Category: SRPG

Devil’s Diction at Roll Call: 2017 Carnegie Mellon University Senior Exhibition

Link to show builds: here.

The exhibition is on view at the CMU Miller Gallery until Saturday 5/20. The gallery is open from 12 to 5 Tuesdays – Fridays.

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Quest Ordering

I also made the Oseye’s house.

I recently implemented a system that lets the player choose which quest they would like to be active. This changes the location of the quest tracker, the highlighted reminder summary in the journal, and internally quiets other quests. While making this system I ended up making a few design┬ádecisions I didn’t think I’d have to at this point:

  1. Player has to do things one at a time: Only one quest can be active at once. The player can chose to change their active quest at any point, but they can only track one objective. This allowed the game to know what NPCs should say at the active quest step, as some questlines overlap NPCs. It also means the player will have to focus on the plot events between each quest step and less on the efficiency of how many steps can I complete while I’m in this part of the world.
  2. The player needs to be reminded of what they are doing: When the player wants to change objectives, they select a new active quest in the journal. I they’ve completed a quest, that entry will be grayed out and not be selectable, but the text will remain so the player can be reminded of what they’ve done to the world. If the player returns to the journal, the current quest entry will still be highlighted. I did this to give the player a place to remember what they were doing if they forget.Screenshot (382).png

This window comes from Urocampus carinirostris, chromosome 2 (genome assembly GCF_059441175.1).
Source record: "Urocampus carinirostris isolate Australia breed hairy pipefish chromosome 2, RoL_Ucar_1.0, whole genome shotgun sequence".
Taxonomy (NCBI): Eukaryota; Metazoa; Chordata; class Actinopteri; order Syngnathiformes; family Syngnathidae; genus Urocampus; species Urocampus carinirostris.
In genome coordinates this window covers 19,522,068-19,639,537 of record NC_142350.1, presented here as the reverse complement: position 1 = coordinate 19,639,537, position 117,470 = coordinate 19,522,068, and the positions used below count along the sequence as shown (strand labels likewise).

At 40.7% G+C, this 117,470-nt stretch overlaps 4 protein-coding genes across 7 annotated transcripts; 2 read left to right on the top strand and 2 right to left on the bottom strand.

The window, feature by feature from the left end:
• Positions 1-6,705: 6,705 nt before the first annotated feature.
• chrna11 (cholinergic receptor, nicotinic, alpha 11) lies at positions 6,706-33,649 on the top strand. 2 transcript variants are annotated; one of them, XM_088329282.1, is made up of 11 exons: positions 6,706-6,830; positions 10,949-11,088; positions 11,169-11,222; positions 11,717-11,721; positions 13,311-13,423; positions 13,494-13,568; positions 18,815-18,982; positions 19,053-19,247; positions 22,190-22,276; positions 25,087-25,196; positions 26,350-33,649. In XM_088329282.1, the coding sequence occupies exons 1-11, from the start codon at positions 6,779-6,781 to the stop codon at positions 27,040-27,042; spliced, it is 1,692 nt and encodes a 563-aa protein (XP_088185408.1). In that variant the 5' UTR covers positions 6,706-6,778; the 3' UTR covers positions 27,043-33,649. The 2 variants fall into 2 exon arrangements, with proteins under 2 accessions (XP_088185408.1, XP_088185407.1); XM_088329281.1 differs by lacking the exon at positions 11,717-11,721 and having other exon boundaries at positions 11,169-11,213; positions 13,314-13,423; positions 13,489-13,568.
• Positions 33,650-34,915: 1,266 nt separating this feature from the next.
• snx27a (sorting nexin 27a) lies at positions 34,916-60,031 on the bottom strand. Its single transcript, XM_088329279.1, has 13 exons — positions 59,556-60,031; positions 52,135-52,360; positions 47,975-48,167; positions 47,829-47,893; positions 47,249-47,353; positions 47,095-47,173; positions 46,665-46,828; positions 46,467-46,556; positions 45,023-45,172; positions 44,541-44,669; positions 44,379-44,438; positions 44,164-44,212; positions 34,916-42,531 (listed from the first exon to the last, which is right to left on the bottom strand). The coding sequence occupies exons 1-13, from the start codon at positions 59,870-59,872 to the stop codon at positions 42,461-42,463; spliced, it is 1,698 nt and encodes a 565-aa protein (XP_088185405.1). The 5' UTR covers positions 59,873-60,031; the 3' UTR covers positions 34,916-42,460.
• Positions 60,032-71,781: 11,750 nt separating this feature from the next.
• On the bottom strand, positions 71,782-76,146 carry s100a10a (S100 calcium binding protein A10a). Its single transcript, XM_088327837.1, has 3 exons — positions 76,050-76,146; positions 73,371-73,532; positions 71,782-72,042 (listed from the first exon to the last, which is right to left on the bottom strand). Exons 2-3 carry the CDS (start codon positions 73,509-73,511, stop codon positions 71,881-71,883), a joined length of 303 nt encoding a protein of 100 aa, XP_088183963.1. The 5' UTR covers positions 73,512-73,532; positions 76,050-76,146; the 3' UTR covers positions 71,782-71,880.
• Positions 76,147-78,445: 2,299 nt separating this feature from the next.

Layering, Minimap, Water Animation + fixes

I added a minimap to aid navigation. Next step is to implement a quest tracker (which I will do along with the quest stacking system.) I also added a lapping waves animation and ripples from the feet when the PC walks over the river. And I implemented a layering system, which is still bugging, that detects what layer objects should render to in relation to the player.

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Dialogue Choice + Quest Feedback

After having a few more playtests with non-gaming audiences, I found two major design issues with the game’s current iteration: losing navigation (which I will address in a later post) and understanding when events happen in the game. To address the latter, I’ve added quest notification and stolen “X will remember this” from Tell Tale Games games. These feedback mechanisms are vital to players understand and manipulating their place in the game.

Quest Notifications: The name of the quest will appear after leaving the trigger area of the quest giver. The same occurs when a quest ends. I decided to use this convention of games, which I thought would disrupt the experience of a non-gamer, to communicate entry into a deeper narrative. Later I will also pair this with stackable quest reminders in the journal, though I haven’t implemented this yet. I want the player to remember what they are doing and why, an issue that is compounded by my audience of traditionally non-gamers. I’m learning that I need to be very upfront about most things I taken for granted as a player literate in this genre.

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Dialogue Choice Notification: This occurs next to the dialogue box of a character when the player makes a choice that the NPC likes or doesn’t like. The exact reaction is shown in the facial expressions. I placed the notification next to the face because playtesters did not notice the changing facial expression on their own. My intuition says this will become annoying quickly, but the trust system must be made very clear to the player as it how they manipulate the narrative. I will also pair this with a new line in the tutorial warning the player that “people in Centreville hold grudges and remember deeds. They are sometimes hard to sway.”

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Jean will remember the player’s rude (relative to her) comment.
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Jean will remember the player’s kind (relative to her) comment.